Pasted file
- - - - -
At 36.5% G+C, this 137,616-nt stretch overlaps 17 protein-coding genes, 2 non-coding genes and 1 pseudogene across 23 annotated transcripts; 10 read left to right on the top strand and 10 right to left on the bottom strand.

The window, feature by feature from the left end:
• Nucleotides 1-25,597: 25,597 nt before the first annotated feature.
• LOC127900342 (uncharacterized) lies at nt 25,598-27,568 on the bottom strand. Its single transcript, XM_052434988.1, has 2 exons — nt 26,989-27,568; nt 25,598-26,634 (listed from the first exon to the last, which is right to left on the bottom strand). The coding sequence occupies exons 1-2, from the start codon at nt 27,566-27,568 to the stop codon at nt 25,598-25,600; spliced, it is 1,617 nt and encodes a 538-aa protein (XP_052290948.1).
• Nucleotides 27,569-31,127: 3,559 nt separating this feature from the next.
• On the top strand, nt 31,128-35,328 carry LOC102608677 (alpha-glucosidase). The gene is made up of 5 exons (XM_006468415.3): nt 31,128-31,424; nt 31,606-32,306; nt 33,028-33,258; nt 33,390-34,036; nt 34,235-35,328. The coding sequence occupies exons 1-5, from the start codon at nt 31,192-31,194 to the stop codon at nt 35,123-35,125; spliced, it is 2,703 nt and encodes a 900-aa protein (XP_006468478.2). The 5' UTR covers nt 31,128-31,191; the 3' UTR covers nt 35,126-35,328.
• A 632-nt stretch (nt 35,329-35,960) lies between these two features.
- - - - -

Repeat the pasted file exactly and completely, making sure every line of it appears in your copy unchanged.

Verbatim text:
At 36.5% G+C, this 137,616-nt stretch overlaps 17 protein-coding genes, 2 non-coding genes and 1 pseudogene across 23 annotated transcripts; 10 read left to right on the top strand and 10 right to left on the bottom strand.

The window, feature by feature from the left end:
• Nucleotides 1-25,597: 25,597 nt before the first annotated feature.
• LOC127900342 (uncharacterized) lies at nt 25,598-27,568 on the bottom strand. Its single transcript, XM_052434988.1, has 2 exons — nt 26,989-27,568; nt 25,598-26,634 (listed from the first exon to the last, which is right to left on the bottom strand). The coding sequence occupies exons 1-2, from the start codon at nt 27,566-27,568 to the stop codon at nt 25,598-25,600; spliced, it is 1,617 nt and encodes a 538-aa protein (XP_052290948.1).
• Nucleotides 27,569-31,127: 3,559 nt separating this feature from the next.
• On the top strand, nt 31,128-35,328 carry LOC102608677 (alpha-glucosidase). The gene is made up of 5 exons (XM_006468415.3): nt 31,128-31,424; nt 31,606-32,306; nt 33,028-33,258; nt 33,390-34,036; nt 34,235-35,328. The coding sequence occupies exons 1-5, from the start codon at nt 31,192-31,194 to the stop codon at nt 35,123-35,125; spliced, it is 2,703 nt and encodes a 900-aa protein (XP_006468478.2). The 5' UTR covers nt 31,128-31,191; the 3' UTR covers nt 35,126-35,328.
• A 632-nt stretch (nt 35,329-35,960) lies between these two features.